Bad Queer

And maybe in a year, I will not feel like a bad queer

Adult Mom, “Survival”


Autostraddle “To L and Back”

About 6 months ago, I was listening to my favorite queer podcast (Buffering the Vampire Slayer, which I’ve written about here), when Kristin Russo announced she would be co-hosting season one of my soon-to-be other favorite queer podcast, To L and Back, in which Riese Bernard (co-founder of the site for and by queer women, Autostraddle) and Russo discuss every episode of the infamous lesbian Showtime series everyone loves to hate— The L Word. 

As I cued up the first episode, I was unprepared for how swiftly I was yanked back to the blossoming of my own queer sexuality at 19 years old, over a decade ago. 




I first started watching The L Word when I was still living at home. No one recommended it to me. I had no openly queer friends. I had no cable. But I did have a video store within walking distance of my house. I have no idea what moved me to rent the first season on DVD, but I’m lucky I did. 

At the beginning of my To L and Back binging, I had very little memory of The L Word’s specific characters, story arcs, episodes, or seasons. I only watched it once. I remember feeling that, lesbians aside, the show wasn’t very good.

The L Word, Season 3, Episode “Lost Weekend”

But I do remember watching the pilot, watching two women have sex for the first time, and thinking…this is hot! I really like this. I really want this.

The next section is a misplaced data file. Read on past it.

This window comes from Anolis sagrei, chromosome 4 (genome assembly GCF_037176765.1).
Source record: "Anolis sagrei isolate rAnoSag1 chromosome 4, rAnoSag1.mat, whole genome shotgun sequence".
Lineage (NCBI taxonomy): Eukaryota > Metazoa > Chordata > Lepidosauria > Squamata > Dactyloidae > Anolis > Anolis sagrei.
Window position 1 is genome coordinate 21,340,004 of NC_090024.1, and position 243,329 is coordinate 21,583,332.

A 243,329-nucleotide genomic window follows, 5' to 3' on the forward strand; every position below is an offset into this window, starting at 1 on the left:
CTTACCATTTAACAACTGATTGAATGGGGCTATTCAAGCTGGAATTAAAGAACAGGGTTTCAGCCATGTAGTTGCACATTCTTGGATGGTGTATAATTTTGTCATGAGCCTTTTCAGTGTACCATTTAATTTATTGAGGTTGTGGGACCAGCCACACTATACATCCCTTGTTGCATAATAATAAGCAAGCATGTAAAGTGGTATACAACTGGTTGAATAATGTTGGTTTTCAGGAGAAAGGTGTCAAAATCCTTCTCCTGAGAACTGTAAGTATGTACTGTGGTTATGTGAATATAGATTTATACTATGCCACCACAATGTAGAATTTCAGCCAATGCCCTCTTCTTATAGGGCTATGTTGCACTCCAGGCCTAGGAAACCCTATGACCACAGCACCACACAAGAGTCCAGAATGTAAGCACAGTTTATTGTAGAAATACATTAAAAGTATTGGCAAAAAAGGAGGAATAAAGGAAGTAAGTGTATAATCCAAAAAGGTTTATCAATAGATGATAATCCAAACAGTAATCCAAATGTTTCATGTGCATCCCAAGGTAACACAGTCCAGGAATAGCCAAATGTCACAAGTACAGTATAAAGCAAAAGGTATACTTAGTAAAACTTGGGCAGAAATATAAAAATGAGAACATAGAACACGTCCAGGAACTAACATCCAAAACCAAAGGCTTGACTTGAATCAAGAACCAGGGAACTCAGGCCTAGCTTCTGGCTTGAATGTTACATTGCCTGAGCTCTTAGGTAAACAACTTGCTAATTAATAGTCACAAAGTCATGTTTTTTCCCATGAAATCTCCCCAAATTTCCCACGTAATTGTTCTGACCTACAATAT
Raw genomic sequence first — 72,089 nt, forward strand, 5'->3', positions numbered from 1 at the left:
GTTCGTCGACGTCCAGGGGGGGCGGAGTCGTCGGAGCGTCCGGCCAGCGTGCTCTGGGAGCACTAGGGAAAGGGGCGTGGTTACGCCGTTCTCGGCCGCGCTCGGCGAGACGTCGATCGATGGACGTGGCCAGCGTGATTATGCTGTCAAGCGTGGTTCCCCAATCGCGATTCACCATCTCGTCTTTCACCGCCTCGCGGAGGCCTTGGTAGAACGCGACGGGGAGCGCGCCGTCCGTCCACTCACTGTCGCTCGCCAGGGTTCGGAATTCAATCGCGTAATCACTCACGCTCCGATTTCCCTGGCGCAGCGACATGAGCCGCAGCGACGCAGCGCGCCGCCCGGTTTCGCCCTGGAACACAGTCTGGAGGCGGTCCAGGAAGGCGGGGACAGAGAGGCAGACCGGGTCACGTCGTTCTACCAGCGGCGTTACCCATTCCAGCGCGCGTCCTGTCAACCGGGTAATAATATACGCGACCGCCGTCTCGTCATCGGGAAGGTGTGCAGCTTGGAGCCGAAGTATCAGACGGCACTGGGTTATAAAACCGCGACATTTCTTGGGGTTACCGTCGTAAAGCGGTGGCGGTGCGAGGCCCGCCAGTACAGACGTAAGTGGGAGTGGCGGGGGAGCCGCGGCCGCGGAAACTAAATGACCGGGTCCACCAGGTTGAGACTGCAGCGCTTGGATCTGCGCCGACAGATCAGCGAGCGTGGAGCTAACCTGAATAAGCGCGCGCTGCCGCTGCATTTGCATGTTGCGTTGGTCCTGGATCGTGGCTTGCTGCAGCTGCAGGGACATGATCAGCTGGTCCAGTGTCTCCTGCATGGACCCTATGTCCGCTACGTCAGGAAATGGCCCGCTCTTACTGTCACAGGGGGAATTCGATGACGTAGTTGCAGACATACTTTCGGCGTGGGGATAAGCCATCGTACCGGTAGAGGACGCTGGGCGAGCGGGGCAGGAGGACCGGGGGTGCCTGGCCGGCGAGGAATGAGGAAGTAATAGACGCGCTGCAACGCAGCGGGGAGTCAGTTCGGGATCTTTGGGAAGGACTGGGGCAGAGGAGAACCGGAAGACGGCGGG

It was such a subtle switch for me. I’d gone through my adolescence and early sexual experiences assuming I was straight, because I really didn’t think there was any other option. (Thank you, compulsory heterosexuality) Despite growing up in the Bay Area, I lived in a small island-town attending high school in the early 2000’s. Not long ago, but it could have been eons compared to the growth in LGBTQIA+ cultural visibility that has taken place in the past 20 years. (Never enough) I had no role models, and no community.

sokly543 on Youtube

I had TV. I had a lesbian-softcore-porn-soap-opera. Without which it may have taken me much much longer to begin my conscious queer journey.

Since then, I haven’t thought much about the little show that first raised my pulse and made my blood rush into a host of unexpected crevasses. To L and Back returned me to the inciting incident of my queerness and made me ask myself, why haven’t I been back to visit this beat until now?